The SETI Institute's Allen Telescope Array (ATA) has joined the quest to understand Fast Radio Bursts (FRBs), detecting eight bursts from the repeater FRB20220912a over the last few weeks. FRBs are bright flashes of radio light in the sky that last for only milliseconds. The higher frequencies from FRBs arrive before the lower frequencies, like a descending slide whistle, a characteristic known as a high dispersion measure (DM). These high DMs indicate that FRBs originate in other galaxies, but much is still unknown about their astrophysical origins. Fittingly, as humans on Earth celebrated Diwali, FRB20220912a put on a celebratory light show in the sky!
"It is absolutely great to witness the ATA effectively responding to real triggers of different astrophysical events and playing an important role in cutting-edge radio astronomy science," said Wael Farah, research scientist at the SETI Institute.
The figure below shows one of the ATA's recent FRB detections - the topmost plot shows a complex, multi-peaked profile, indicating interesting emission physics at work. The bottom-most plot shows the "slide-whistle" behavior, showing that the burst came from extragalactic distances.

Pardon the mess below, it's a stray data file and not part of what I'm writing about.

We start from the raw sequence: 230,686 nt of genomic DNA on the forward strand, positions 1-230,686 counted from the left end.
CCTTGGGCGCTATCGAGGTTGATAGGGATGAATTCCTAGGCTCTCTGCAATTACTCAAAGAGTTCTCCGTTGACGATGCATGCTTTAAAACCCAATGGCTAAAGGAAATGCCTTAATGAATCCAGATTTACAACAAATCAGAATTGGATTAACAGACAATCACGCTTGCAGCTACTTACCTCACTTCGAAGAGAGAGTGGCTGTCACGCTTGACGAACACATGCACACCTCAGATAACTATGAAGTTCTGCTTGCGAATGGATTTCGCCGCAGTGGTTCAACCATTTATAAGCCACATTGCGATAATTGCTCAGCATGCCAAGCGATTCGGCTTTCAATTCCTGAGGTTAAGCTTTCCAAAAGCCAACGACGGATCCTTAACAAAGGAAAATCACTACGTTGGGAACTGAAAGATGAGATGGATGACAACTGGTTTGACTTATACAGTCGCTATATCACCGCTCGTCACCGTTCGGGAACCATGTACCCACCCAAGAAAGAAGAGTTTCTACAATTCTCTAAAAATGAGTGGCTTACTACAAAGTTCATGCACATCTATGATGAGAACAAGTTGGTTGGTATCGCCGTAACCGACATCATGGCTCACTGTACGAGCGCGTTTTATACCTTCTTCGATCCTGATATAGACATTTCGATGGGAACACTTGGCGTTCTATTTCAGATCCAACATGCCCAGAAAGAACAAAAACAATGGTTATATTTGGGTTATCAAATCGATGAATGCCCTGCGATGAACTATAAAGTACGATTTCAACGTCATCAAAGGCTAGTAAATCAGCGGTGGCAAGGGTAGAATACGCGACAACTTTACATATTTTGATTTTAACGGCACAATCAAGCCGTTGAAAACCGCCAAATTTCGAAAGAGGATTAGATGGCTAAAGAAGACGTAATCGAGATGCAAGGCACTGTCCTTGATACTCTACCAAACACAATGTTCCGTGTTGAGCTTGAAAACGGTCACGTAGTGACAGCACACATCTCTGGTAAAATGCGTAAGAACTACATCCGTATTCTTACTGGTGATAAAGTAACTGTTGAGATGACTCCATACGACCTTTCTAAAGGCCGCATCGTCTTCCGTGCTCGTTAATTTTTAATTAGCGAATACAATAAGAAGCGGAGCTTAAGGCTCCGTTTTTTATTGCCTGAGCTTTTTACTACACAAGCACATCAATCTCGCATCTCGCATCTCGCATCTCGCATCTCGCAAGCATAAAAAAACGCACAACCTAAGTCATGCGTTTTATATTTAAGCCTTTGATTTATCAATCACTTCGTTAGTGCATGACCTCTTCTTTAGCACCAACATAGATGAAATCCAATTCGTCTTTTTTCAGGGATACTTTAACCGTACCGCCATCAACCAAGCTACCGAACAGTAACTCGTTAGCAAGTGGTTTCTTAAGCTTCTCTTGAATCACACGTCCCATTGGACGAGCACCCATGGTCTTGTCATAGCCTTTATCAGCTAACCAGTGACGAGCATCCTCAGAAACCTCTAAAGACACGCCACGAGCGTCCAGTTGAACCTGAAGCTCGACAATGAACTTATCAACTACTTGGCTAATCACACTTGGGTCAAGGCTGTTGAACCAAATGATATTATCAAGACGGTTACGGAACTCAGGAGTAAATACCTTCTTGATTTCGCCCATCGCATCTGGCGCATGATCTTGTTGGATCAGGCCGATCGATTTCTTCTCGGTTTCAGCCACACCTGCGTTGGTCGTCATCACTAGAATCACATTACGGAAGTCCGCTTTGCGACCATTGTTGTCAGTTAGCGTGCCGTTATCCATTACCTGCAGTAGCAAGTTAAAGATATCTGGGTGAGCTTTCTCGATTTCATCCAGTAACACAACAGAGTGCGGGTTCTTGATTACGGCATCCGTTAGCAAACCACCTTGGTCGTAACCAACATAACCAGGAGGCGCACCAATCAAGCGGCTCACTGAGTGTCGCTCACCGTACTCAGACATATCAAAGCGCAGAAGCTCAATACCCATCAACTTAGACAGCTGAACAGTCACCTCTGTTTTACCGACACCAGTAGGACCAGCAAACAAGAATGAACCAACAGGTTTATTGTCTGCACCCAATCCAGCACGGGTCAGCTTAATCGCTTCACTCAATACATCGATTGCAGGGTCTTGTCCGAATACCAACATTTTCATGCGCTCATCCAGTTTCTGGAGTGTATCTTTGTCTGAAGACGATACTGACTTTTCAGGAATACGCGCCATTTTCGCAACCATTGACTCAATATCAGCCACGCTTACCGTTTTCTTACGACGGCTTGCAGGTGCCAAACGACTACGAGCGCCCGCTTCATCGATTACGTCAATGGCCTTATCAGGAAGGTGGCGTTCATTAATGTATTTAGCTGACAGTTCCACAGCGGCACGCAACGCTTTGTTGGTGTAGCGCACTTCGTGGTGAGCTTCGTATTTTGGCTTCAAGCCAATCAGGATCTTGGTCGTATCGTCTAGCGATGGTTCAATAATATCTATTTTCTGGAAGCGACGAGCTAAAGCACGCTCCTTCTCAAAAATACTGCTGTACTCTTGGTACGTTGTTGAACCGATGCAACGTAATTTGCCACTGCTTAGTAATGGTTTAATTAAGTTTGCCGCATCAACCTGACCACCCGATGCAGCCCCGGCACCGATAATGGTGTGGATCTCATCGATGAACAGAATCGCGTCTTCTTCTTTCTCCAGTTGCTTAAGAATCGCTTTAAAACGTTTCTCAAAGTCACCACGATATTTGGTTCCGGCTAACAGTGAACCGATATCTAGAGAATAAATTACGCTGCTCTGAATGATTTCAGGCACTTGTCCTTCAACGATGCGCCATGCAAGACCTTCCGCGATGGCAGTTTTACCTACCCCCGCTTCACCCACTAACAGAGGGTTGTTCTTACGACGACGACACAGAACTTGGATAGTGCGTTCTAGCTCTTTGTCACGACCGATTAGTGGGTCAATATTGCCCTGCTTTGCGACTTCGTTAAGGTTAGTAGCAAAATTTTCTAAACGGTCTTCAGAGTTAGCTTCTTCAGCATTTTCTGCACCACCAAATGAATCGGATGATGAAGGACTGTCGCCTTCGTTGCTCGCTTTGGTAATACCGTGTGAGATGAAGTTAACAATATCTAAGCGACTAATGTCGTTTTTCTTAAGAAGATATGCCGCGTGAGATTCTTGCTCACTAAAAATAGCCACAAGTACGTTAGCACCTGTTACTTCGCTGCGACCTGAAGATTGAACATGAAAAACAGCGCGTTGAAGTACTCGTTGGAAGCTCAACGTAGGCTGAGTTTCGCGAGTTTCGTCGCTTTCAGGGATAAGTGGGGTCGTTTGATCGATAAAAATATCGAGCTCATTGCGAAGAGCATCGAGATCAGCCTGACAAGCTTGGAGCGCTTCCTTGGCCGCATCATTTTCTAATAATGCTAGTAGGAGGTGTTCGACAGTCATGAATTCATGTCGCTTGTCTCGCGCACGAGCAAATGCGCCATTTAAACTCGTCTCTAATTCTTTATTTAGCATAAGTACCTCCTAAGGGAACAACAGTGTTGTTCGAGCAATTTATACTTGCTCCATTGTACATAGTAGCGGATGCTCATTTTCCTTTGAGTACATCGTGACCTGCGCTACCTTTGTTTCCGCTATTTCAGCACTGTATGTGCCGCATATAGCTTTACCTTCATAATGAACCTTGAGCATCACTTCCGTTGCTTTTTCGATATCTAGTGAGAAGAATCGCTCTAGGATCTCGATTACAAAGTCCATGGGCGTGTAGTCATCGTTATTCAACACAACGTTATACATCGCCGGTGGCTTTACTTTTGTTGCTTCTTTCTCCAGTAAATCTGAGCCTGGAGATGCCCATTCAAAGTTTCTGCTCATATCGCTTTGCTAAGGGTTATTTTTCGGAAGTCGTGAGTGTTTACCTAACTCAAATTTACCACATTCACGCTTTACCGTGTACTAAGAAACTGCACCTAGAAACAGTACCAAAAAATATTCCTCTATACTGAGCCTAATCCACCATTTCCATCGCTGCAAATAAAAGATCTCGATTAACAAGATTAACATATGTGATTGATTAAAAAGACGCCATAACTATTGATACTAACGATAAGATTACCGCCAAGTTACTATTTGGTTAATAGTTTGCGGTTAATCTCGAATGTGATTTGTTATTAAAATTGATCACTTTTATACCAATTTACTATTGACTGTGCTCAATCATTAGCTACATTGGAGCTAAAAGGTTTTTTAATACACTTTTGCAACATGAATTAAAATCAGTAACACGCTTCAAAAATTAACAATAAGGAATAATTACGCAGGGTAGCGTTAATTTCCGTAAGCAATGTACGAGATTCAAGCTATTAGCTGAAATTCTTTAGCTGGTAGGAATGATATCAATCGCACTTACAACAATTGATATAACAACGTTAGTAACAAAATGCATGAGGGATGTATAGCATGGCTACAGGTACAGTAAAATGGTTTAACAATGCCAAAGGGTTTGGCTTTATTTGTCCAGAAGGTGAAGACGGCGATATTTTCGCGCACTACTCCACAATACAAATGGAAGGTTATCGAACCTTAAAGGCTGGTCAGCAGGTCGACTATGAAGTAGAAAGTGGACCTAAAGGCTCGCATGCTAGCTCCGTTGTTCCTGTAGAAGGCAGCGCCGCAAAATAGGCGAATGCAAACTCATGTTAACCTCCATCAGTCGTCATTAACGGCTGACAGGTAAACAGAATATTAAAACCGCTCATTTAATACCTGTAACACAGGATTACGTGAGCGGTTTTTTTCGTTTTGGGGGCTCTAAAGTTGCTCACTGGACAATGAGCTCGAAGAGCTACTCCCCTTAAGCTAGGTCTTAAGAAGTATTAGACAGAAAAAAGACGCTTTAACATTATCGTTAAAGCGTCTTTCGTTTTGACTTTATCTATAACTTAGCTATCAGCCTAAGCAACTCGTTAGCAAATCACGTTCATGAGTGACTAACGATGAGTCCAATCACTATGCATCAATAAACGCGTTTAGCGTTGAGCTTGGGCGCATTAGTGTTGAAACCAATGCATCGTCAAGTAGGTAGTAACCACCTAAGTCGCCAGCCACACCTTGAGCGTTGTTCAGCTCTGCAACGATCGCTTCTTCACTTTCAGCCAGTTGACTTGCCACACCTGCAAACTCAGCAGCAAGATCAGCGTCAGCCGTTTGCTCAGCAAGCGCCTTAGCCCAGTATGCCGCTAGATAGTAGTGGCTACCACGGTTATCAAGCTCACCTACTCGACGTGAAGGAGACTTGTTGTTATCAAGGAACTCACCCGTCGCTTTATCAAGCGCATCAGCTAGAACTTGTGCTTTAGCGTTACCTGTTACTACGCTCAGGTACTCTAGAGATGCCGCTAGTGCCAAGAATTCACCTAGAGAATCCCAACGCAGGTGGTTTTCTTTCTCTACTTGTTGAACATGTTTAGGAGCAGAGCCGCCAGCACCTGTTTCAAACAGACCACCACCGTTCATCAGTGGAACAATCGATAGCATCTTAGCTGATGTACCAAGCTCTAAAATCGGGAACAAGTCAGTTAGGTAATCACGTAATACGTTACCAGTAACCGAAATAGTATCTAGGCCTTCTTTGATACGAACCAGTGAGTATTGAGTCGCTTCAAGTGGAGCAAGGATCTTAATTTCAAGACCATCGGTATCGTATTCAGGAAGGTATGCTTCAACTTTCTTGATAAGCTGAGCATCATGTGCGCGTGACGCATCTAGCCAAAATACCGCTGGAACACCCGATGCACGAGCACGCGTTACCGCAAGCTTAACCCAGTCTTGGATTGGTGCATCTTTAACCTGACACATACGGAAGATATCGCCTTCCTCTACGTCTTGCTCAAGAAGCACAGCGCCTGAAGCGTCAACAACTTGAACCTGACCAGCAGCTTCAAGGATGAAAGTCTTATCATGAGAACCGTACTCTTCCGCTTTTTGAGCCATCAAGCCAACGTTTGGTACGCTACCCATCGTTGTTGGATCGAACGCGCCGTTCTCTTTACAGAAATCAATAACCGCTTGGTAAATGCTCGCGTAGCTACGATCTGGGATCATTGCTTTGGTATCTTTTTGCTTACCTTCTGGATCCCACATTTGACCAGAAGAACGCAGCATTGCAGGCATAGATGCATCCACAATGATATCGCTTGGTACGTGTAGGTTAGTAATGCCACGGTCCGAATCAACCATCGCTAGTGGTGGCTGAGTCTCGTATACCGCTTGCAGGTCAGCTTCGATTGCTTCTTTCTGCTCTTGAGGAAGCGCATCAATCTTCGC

And FRBs aren't the only explosions in space that the ATA has been observing. The refurbishment program of the Allen Telescope Array has turned the instrument into a facility capable of swiftly responding to calls for observations of various astronomical transient events. The ability to execute this kind of observing was proven last month when the ATA recorded data on and detected the afterglow of a bright supernova at an unprecedented timescale as reported in The Astronomer’s Telegram here.
"We knew from other telescope reports that FRB20220912a was in an active state, but it took us a few nights to finally catch a burst with the ATA,” said Sofia Sheikh, NSF MPS-ASCEND Postdoctoral Fellow at the SETI Institute. “That made it even more exciting.”
These results are published in The Astronomer’s Telegram here.